Pleated fabric is back in fashion and we can show you how to sew yourselves one.

Pleated fabric is back in fashion and we can show you how to sew yourselves one.

Its a classic timeless fashion piece, the wonderful pleated skirt made of pleated fabric. How often have you held pleated material in your hand and put it back again because you didn’t dare to sew it? Today will be the end of that. I’ll show you how to sew yourself your very own pleated skirt.


A fold in the pleated fabric consists of a width and a depth measurement.

Pleat width: The part visible from the outside between the folds.

Pleat depth: The inner part (2 x fold width)


When it comes to pleated fabrics, the motto is: the simpler the better. The midi skirt is best for your first pleated sewing project. For the pleated skirt, add 3 – 4 cm to the width of your hip measurement. No more, because too many wrinkles will appear when finished.


The pleated folds are incredibly tricky to cut, as they constantly move whilst on the cutting table. If you don’t have a large table, cut the pleated fabric on the floor. A carpet or a linen tablecloth is also an excellent base that prevents movement. Make sure that the small folds are nice and close to each other before cutting.

The be-all and end-all of cutting pleated fabrics is a straight cut edge. So that it works without any problems, this is why we suggest pulling out a cross thread. That means: cut the fabric on the side and carefully pull out the thread that runs at right angles to the side edge ( selvedge). The best way to do this is to hold the fine cross thread in your hand and push the fabric as you would when gathering. Pulling out the cross thread creates a recognizable line that you cut along, that is perfectly straight.


Cut your side seam along the fold edge of a top fold. The cut on the other side is made on the fold edge lying below.

Even if you don’t like to sew by hand, for the perfect end result you have to connect the side seams with loose basting stitches before using a sewing machine to hold the seam in place. When sewing the fabric panels together, stitch the fabric edges onto one another in the inner fold of the fold. This way, the side seams remain invisible.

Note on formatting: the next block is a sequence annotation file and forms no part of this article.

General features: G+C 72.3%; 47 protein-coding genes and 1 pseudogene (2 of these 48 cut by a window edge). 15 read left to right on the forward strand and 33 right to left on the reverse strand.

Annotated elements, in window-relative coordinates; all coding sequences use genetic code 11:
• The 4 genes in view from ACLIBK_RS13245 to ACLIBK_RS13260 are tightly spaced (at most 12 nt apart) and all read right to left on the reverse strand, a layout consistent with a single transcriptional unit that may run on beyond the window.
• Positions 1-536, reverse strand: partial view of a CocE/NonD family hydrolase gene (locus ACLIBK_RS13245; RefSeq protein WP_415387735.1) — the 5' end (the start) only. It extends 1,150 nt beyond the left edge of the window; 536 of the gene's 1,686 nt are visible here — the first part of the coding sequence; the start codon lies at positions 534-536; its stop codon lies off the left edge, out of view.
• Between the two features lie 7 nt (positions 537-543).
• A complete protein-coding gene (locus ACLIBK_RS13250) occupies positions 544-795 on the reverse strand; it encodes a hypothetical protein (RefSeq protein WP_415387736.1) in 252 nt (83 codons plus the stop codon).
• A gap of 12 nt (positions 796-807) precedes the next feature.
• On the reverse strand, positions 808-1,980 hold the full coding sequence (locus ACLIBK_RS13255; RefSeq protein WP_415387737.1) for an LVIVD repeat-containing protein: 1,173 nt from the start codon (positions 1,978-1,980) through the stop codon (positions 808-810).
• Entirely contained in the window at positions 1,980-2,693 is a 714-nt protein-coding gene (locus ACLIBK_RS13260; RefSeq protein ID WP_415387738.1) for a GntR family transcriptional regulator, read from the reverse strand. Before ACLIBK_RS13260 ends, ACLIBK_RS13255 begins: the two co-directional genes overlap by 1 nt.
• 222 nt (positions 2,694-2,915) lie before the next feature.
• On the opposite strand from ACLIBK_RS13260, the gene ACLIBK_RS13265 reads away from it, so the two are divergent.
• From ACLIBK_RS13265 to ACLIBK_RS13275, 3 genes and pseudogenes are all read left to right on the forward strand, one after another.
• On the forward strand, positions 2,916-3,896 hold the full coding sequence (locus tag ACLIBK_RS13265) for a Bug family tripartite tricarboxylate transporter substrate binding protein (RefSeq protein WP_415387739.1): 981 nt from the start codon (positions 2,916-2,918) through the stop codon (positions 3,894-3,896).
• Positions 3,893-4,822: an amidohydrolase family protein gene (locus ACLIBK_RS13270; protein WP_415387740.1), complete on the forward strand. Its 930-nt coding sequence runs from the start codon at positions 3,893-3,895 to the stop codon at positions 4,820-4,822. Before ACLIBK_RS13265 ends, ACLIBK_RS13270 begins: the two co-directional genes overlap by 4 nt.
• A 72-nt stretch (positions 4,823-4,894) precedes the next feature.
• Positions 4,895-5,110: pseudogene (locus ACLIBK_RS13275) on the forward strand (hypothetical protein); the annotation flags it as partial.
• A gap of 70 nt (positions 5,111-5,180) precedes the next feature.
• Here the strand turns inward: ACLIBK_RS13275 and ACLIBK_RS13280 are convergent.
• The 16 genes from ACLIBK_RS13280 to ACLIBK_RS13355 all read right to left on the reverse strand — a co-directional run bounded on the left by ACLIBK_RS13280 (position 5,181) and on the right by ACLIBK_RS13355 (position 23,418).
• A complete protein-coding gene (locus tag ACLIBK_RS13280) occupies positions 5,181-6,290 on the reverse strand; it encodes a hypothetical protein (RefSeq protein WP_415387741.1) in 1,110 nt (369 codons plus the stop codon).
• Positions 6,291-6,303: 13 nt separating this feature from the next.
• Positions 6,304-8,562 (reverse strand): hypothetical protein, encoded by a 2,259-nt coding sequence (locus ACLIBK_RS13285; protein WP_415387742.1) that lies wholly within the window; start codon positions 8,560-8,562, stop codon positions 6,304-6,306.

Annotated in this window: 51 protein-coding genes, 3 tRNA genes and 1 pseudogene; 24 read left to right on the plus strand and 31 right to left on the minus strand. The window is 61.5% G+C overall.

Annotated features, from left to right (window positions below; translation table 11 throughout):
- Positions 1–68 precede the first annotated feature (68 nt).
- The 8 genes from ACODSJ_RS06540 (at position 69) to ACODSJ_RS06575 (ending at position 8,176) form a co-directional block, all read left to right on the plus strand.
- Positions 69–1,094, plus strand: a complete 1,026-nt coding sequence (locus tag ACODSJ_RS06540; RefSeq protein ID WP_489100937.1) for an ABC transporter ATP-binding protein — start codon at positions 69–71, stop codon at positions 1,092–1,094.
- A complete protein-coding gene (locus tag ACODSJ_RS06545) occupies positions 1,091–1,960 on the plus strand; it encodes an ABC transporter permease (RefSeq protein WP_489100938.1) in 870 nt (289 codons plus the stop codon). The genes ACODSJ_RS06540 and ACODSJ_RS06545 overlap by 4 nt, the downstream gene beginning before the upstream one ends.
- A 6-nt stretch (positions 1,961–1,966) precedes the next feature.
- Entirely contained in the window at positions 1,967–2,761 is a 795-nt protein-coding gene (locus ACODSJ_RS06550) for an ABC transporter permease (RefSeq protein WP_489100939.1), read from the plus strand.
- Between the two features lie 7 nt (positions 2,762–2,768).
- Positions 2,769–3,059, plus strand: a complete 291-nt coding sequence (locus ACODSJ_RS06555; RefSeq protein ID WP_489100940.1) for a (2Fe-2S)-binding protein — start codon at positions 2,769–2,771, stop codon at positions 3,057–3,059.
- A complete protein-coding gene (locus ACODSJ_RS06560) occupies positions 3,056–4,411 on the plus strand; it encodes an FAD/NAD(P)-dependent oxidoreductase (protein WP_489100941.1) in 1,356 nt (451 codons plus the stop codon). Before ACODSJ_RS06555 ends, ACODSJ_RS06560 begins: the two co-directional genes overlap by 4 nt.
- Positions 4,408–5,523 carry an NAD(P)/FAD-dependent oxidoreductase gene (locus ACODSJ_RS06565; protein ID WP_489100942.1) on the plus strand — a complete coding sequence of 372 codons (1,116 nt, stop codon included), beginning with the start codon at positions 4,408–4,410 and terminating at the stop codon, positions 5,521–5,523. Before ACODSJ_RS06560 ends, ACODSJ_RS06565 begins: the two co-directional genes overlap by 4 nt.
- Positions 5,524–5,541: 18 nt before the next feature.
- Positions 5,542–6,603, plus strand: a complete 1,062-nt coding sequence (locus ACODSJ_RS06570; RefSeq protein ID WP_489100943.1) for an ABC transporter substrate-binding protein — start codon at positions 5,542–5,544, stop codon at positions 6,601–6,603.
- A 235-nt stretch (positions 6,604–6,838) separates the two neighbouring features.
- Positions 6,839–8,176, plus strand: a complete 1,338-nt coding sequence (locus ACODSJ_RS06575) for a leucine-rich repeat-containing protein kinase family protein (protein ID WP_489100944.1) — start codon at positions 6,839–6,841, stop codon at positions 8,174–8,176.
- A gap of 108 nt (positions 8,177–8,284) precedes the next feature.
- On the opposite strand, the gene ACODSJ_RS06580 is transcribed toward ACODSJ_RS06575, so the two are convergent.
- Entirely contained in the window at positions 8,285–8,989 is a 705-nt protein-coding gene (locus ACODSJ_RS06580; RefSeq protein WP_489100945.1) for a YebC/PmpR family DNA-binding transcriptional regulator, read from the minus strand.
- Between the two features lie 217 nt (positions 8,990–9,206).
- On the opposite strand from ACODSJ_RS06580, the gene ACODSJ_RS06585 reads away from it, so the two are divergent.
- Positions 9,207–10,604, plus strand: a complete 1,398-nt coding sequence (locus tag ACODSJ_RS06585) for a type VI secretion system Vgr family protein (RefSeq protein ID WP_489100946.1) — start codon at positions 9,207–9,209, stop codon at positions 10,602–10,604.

Do you have an overlock machine? Then you can sew the hem wonderfully with a rolled hem.

No overlock at hand? Pull the folds apart, fold the lower fabric edge of the skirt two times and first secure the hem with your hand with loose basting stitches. Once the hem has been prepared, you can topstitch it with the sewing machine. If the folds of the fabric have puckered, you can iron them and get them back into shape.



A rubber band is a great invention, isn’t it? There are so many beautiful, decorative, wide elastic bands (with glitter and jacquard designs!) That are perfect for your pleated skirt.

Be careful with the waistband that the folds stay together nicely. Lay your fabric flat on the table and pin the folds in place. If you want to exercise patience! You can pin every single fold with a pin or secure it with a basting seam by hand.


You can also fix the folds on the upper edge with a stabilizer. You can use the fleece for stretchy fabrics. Simply iron on and topstitch. This will avoid wavy seams. The fleece can be easily removed

  1. Sew the elastic band together to form a ring, divide it into four pieces and mark these places with pins. ( CF, CB and side seams)
  2. Cut the fleece into narrow strips and carefully iron them onto the fabric.

So that the elastic is stretched evenly, mark the centre on the front and back of the skirt. Put the rubber band on the upper edge of the skirt so that the marked points are exactly on top of each other. This method adds control as the distances from the pins is smaller

Sew the elastic to the edge of the fabric with a zigzag or overlock stitch on your sewing machine. The stitch must remain stretchy and at the same time covering and securing the fabric edge.

Now just remove the fleece holding the pleats and the new pleated skirt is ready.

Sewing a pleated skirt yourself may not be that easy, but I have to say: the effort was worth it. Have you ever used a pleated fabric? Share your experiences with us and post your photo on Instagram. Link us with @hemmersitex or our hashtag #diyhemmers.